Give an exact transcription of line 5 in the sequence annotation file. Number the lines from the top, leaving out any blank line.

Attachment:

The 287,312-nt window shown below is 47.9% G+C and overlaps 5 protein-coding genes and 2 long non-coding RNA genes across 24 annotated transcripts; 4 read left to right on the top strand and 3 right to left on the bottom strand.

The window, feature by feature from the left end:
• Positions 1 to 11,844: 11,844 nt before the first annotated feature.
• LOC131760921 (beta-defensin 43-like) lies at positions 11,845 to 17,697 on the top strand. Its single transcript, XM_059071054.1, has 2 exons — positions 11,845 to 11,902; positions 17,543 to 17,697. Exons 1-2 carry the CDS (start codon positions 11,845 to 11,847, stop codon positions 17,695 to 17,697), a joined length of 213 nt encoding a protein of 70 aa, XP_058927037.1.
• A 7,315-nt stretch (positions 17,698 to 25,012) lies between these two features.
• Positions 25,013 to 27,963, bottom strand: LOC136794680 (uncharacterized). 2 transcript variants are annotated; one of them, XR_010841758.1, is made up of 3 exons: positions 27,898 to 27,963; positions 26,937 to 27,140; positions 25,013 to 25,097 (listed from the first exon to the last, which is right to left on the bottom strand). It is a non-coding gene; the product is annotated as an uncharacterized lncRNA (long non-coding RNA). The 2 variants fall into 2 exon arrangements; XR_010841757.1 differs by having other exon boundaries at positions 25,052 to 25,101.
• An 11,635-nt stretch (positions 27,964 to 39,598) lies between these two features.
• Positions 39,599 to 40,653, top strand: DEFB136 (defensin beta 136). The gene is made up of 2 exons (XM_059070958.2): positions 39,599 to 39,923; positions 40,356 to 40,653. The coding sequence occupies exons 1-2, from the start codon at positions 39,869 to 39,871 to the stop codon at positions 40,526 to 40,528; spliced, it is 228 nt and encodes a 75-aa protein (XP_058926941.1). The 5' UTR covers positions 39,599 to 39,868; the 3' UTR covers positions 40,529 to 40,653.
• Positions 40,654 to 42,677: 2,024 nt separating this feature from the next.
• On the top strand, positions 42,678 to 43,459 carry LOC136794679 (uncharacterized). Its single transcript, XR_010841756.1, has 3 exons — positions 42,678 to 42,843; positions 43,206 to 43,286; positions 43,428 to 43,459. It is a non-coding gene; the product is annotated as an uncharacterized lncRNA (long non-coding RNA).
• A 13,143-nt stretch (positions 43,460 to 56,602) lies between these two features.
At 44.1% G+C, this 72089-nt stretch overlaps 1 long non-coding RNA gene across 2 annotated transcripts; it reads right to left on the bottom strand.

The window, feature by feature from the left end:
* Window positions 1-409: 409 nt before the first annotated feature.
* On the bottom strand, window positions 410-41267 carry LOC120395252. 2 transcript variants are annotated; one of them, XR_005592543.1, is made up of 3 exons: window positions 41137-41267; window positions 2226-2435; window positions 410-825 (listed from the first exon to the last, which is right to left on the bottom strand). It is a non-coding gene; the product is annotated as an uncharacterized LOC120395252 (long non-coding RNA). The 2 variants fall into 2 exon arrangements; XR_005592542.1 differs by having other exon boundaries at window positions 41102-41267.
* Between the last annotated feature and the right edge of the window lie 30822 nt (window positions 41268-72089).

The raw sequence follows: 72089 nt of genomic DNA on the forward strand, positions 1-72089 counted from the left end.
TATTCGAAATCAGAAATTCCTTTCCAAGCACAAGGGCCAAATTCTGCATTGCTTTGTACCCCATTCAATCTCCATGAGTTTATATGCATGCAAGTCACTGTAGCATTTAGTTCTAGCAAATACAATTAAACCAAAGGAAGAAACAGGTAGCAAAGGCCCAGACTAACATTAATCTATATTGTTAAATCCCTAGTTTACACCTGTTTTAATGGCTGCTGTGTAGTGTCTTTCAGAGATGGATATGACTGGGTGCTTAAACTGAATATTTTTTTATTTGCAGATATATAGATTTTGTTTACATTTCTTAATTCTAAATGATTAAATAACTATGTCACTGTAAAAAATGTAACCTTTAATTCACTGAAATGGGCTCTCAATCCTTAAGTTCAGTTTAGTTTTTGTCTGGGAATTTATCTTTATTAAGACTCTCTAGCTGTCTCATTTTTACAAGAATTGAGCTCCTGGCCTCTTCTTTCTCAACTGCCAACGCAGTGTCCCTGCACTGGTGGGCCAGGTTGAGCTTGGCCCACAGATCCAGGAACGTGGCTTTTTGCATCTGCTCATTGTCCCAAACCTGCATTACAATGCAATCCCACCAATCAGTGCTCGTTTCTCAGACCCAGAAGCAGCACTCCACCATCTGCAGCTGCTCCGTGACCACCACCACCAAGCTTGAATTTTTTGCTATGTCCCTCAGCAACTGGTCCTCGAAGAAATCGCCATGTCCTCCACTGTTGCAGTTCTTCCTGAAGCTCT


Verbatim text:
• A 7,315-nt stretch (positions 17,698 to 25,012) lies between these two features.